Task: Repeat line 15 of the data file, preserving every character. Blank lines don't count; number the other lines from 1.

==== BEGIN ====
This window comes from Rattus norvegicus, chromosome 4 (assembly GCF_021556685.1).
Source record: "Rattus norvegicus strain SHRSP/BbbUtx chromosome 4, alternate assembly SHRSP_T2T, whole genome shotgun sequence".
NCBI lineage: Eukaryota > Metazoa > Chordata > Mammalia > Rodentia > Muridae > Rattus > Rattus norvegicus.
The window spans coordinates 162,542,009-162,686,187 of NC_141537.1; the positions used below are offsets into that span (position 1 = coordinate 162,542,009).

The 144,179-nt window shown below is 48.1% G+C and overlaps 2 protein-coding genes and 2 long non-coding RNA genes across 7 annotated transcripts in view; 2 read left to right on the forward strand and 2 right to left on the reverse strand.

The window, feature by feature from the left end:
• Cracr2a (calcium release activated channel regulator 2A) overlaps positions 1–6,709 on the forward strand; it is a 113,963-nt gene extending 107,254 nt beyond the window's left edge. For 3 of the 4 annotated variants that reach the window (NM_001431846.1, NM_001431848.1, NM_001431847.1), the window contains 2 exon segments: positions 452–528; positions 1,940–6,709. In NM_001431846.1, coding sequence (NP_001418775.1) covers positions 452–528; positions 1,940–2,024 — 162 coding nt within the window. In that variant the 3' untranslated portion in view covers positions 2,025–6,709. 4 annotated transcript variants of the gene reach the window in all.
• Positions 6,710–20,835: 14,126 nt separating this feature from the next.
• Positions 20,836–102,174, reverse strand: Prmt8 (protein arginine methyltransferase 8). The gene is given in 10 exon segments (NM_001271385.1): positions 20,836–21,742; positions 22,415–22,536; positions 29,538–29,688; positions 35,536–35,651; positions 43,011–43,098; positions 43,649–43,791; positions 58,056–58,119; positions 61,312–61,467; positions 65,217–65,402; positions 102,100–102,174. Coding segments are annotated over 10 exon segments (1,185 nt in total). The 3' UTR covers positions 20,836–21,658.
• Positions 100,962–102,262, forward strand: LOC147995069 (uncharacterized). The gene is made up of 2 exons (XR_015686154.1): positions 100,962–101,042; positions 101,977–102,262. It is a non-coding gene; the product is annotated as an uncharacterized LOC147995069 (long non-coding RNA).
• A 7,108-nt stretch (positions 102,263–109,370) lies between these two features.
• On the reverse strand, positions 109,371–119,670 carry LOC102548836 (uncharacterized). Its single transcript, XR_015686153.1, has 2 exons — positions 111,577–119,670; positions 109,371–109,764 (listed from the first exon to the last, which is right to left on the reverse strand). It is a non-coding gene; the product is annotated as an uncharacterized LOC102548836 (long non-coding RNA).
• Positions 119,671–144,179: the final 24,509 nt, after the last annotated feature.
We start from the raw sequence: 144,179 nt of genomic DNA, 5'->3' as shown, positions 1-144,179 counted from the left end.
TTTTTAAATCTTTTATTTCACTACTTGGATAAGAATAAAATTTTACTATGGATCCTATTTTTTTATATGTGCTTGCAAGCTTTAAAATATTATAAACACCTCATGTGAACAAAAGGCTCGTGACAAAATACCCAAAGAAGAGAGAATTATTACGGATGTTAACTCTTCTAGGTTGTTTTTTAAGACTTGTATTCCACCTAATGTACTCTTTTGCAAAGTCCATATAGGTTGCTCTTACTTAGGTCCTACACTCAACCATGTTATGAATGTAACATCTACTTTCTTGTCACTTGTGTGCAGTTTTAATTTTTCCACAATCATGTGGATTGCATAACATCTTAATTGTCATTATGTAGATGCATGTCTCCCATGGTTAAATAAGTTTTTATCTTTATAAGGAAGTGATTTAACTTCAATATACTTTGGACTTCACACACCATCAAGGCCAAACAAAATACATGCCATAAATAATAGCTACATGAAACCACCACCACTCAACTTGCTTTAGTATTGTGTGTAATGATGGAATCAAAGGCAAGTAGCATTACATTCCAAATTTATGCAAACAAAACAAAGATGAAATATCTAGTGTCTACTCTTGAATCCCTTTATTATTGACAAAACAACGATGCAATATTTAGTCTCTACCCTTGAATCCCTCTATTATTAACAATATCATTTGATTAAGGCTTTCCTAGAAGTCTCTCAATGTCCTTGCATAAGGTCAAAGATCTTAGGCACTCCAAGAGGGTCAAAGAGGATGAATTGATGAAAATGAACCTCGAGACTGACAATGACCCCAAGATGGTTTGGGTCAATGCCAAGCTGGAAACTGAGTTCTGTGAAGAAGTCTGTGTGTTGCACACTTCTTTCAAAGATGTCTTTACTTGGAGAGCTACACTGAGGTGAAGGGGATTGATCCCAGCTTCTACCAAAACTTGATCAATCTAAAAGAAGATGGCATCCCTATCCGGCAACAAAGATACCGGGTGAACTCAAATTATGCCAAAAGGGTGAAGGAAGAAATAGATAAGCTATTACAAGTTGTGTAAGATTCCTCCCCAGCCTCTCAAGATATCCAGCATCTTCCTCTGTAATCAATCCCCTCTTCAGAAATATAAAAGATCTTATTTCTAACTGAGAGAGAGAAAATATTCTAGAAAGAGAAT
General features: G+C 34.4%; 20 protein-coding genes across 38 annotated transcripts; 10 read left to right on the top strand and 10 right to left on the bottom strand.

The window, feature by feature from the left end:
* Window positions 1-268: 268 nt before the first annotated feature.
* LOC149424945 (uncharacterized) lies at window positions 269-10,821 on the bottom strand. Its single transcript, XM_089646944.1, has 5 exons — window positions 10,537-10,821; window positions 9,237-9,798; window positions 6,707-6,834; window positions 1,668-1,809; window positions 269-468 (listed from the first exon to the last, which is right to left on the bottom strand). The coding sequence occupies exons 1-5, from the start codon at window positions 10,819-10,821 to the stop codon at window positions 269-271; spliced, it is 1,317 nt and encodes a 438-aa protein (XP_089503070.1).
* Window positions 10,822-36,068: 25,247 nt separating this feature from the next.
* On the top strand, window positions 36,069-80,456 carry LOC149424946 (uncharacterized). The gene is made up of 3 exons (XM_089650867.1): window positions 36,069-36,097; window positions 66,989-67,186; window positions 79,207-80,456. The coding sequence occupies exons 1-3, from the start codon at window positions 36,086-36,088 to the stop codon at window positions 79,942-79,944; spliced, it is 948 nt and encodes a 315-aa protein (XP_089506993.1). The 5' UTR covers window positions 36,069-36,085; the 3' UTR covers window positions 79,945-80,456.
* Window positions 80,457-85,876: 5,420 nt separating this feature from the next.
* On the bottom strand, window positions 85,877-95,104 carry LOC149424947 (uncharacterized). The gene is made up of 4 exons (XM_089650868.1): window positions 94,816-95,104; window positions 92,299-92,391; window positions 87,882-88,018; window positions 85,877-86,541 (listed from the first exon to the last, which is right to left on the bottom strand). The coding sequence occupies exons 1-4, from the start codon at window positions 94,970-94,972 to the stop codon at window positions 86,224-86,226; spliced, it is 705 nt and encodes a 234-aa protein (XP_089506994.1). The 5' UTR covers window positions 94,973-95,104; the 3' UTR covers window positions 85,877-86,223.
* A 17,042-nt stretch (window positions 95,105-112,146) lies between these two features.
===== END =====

TTTTTAAATCTTTTATTTCACTACTTGGATAAGAATAAAATTTTACTATGGATCCTATTTTTTTATATGTGCTTGCAAGCTTTAAAATATTATAAACACCTCATGTGAACAAAAGGCTCGTGACAAAATACCCAAAGAAGAGAGAATTATTACGGATGTTAACTCTTCTAGGTTGTTTTTTAAGACTTGTATTCCACCTAATGTACTCTTTTGCAAAGTCCATATAGGTTGCTCTTACTTAGGTCCTACACTCAACCATGTTATGAATGTAACATCTACTTTCTTGTCACTTGTGTGCAGTTTTAATTTTTCCACAATCATGTGGATTGCATAACATCTTAATTGTCATTATGTAGATGCATGTCTCCCATGGTTAAATAAGTTTTTATCTTTATAAGGAAGTGATTTAACTTCAATATACTTTGGACTTCACACACCATCAAGGCCAAACAAAATACATGCCATAAATAATAGCTACATGAAACCACCACCACTCAACTTGCTTTAGTATTGTGTGTAATGATGGAATCAAAGGCAAGTAGCATTACATTCCAAATTTATGCAAACAAAACAAAGATGAAATATCTAGTGTCTACTCTTGAATCCCTTTATTATTGACAAAACAACGATGCAATATTTAGTCTCTACCCTTGAATCCCTCTATTATTAACAATATCATTTGATTAAGGCTTTCCTAGAAGTCTCTCAATGTCCTTGCATAAGGTCAAAGATCTTAGGCACTCCAAGAGGGTCAAAGAGGATGAATTGATGAAAATGAACCTCGAGACTGACAATGACCCCAAGATGGTTTGGGTCAATGCCAAGCTGGAAACTGAGTTCTGTGAAGAAGTCTGTGTGTTGCACACTTCTTTCAAAGATGTCTTTACTTGGAGAGCTACACTGAGGTGAAGGGGATTGATCCCAGCTTCTACCAAAACTTGATCAATCTAAAAGAAGATGGCATCCCTATCCGGCAACAAAGATACCGGGTGAACTCAAATTATGCCAAAAGGGTGAAGGAAGAAATAGATAAGCTATTACAAGTTGTGTAAGATTCCTCCCCAGCCTCTCAAGATATCCAGCATCTTCCTCTGTAATCAATCCCCTCTTCAGAAATATAAAAGATCTTATTTCTAACTGAGAGAGAGAAAATATTCTAGAAAGAGAAT